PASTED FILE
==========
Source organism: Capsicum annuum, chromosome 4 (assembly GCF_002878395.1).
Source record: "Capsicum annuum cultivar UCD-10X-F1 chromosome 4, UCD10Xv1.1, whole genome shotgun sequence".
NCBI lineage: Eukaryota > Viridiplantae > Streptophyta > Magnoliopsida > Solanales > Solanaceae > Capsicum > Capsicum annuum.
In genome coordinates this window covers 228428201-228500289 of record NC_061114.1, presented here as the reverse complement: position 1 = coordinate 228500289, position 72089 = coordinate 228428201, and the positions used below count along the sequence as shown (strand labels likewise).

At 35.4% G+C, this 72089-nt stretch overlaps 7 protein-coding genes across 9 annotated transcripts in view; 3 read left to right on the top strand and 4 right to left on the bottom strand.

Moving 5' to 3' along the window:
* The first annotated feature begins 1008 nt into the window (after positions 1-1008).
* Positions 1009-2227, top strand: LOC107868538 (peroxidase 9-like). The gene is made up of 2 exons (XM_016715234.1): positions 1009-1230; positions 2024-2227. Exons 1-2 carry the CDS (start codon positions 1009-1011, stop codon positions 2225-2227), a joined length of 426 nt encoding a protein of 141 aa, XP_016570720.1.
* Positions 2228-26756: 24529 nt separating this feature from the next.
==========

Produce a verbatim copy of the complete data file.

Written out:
Source organism: Capsicum annuum, chromosome 4 (assembly GCF_002878395.1).
Source record: "Capsicum annuum cultivar UCD-10X-F1 chromosome 4, UCD10Xv1.1, whole genome shotgun sequence".
NCBI lineage: Eukaryota > Viridiplantae > Streptophyta > Magnoliopsida > Solanales > Solanaceae > Capsicum > Capsicum annuum.
In genome coordinates this window covers 228428201-228500289 of record NC_061114.1, presented here as the reverse complement: position 1 = coordinate 228500289, position 72089 = coordinate 228428201, and the positions used below count along the sequence as shown (strand labels likewise).

At 35.4% G+C, this 72089-nt stretch overlaps 7 protein-coding genes across 9 annotated transcripts in view; 3 read left to right on the top strand and 4 right to left on the bottom strand.

Moving 5' to 3' along the window:
* The first annotated feature begins 1008 nt into the window (after positions 1-1008).
* Positions 1009-2227, top strand: LOC107868538 (peroxidase 9-like). The gene is made up of 2 exons (XM_016715234.1): positions 1009-1230; positions 2024-2227. Exons 1-2 carry the CDS (start codon positions 1009-1011, stop codon positions 2225-2227), a joined length of 426 nt encoding a protein of 141 aa, XP_016570720.1.
* Positions 2228-26756: 24529 nt separating this feature from the next.